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U.S. seeks to secure vaccine supply as Britain starts first COVID-19 shots | amNewYork

U.S. seeks to secure vaccine supply as Britain starts first COVID-19 shots

Woman holds a vial labelled "COVID-19 Coronavirus Vaccine" over dry ice in this illustration taken, December 5, 2020.
REUTERS/Dado Ruvic/Illustration

By Daniel Trotta, Reuters

The Trump administration sought to shore up the U.S. vaccine supply on Tuesday as a 90-year-old British woman became the first person outside of trials to receive the Pfizer COVID-19 vaccine.

Progress toward a vaccine has offered a ray of hope in a pandemic that killed 15,000 people in the United States last week alone and has overwhelmed hospitals with intensive care patients.

Pfizer is on the cusp of winning U.S. approval for the vaccine it developed with Germany’s BioNTech, but Britain has already authorized the Pfizer vaccine, enabling Margaret Keenan to receive the first jab at her local hospital in Coventry, central England.

While China and Russia have gone forward with their own vaccines, Britain is the first Western nation to begin mass-inoculations.

The United States could soon follow as a U.S. Food and Drug Administration panel of outside advisers will meet on Thursday to discuss whether to recommend emergency use authorization of the Pfizer vaccine. U.S. health officials predict a swift green light with inoculations starting days or weeks later.

Outgoing President Donald Trump will sign an executive order on Tuesday to ensure that priority access for COVID-19 vaccines procured by the U.S. government is given to the American people before assisting other nations.

The signing follows a New York Times report that Pfizer may not be able to provide more of its vaccine to the United States until next June because of its commitments to other countries.

The Washington Post also reported that the Trump administration months ago passed on the chance to buy twice as many as the 100 million they agreed to. Pfizer had urged the Trump administration’s Operation Warp Speed program to purchase 200 million doses, enough for 100 million people as the vaccine is administered in two shots, the Post reported.

Administration officials described Trump’se order as part of his “America First” policy and noted that the government secured advanced deals to acquire multiple other vaccine candidates.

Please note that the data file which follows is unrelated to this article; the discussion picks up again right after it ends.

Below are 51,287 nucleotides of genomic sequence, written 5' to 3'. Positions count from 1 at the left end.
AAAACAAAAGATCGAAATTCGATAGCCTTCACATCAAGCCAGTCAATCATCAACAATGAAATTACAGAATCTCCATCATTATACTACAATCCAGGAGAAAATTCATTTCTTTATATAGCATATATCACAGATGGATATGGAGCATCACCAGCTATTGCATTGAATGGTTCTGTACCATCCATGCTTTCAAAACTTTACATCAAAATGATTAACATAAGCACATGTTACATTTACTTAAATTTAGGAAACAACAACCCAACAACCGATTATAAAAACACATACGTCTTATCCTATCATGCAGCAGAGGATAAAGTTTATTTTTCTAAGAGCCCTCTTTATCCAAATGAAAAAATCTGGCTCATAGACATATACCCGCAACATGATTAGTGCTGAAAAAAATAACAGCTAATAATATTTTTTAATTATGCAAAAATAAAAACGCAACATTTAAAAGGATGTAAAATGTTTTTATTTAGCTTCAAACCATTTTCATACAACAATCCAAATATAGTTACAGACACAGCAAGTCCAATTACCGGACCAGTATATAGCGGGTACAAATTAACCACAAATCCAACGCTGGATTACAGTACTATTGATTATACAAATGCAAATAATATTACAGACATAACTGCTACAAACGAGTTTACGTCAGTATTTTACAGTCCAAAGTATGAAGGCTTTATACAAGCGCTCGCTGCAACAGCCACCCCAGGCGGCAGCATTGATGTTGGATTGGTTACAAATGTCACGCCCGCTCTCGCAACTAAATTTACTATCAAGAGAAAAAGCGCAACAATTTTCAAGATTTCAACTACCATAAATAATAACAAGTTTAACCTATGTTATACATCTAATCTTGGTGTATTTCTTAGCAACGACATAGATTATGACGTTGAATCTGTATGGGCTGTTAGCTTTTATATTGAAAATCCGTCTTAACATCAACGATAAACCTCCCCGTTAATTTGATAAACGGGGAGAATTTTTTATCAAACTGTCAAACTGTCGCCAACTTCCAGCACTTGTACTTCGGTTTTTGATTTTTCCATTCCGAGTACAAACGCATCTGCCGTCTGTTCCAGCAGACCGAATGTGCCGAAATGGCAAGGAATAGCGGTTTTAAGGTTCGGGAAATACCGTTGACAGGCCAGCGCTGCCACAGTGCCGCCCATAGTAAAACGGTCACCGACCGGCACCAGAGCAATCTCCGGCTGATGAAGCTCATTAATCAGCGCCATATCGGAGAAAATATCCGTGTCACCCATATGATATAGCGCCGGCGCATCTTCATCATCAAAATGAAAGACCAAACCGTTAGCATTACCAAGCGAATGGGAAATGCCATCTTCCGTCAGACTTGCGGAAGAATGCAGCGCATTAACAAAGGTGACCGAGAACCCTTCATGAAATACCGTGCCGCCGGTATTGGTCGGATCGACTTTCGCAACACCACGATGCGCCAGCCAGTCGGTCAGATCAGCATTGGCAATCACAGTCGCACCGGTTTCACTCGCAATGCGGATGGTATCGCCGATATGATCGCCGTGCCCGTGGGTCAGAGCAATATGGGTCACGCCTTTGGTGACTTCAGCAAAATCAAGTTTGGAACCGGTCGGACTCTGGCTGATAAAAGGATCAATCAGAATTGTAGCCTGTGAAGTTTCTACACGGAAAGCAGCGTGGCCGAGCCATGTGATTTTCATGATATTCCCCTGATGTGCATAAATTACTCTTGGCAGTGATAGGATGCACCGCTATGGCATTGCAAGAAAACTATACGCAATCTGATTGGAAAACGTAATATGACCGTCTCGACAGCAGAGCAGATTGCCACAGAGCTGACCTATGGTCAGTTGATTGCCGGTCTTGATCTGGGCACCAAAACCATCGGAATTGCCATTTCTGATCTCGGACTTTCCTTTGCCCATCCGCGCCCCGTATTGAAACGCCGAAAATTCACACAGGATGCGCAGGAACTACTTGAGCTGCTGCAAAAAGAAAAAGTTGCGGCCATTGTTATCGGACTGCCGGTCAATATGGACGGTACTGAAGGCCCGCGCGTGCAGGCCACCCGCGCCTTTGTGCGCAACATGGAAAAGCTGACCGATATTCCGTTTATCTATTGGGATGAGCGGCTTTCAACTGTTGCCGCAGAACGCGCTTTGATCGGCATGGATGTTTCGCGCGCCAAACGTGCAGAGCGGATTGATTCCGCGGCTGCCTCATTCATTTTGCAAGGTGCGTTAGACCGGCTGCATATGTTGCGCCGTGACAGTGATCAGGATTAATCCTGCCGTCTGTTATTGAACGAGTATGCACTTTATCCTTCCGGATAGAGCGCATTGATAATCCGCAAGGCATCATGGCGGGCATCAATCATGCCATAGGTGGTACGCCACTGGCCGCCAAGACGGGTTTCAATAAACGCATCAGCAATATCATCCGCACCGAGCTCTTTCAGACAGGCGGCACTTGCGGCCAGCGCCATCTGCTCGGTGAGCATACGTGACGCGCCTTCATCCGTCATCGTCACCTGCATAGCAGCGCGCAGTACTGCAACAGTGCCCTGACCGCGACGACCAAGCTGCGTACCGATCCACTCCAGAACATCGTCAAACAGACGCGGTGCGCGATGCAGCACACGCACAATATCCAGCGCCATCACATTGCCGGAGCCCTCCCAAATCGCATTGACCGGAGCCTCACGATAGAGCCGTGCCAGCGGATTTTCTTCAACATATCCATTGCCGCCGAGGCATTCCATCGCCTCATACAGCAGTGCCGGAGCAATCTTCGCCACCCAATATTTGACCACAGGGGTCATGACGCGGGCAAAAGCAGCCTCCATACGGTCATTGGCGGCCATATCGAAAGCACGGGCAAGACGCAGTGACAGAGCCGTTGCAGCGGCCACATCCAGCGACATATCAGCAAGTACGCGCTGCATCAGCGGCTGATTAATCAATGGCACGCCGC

Besides Pfizer, other global pharmaceuticals are advancing toward a vaccine including Moderna, which is a week behind Pfizer in the approval process, AstraZeneca and Johnson & Johnson.

While the Trump administration has faced criticism for its handling of the pandemic, it has won some accolades for aiding the development of a vaccine through Operation Warp Speed.

President-elect Joe Biden, who takes over for Trump on Jan. 20, unveiled his nominations to run his coronavirus response on Monday, picking California Attorney General Xavier Becerra for secretary of health and human services.

Out in the country, hospitals are buckling under heavy patient loads as another 203,474 infections were reported on Monday, and another 1,582 people died.

Some three-fourths of California’s nearly 40 million people are under strict orders to close shop and stay at home, while New York’s governor threatened to ban indoor restaurant dining in New York City.

Pennsylvania’s healthcare systems are “precariously close to being overwhelmed,” state officials warned on Monday as the state sets daily records for new cases.

“This is a significant challenge for our healthcare system. … Sadly, we have now seen deaths from COVID-19 in every county in the state, and our hospitals in many locations are at or near capacity,” Pennsylvania Secretary of Health Dr. Rachel Levine said in a statement.

Nationally, the number of new coronavirus cases rose 19% to 1.4 million in the week ending Sunday, leading top health officials to sound the alarm of further spread when people gather for the year-end holidays.

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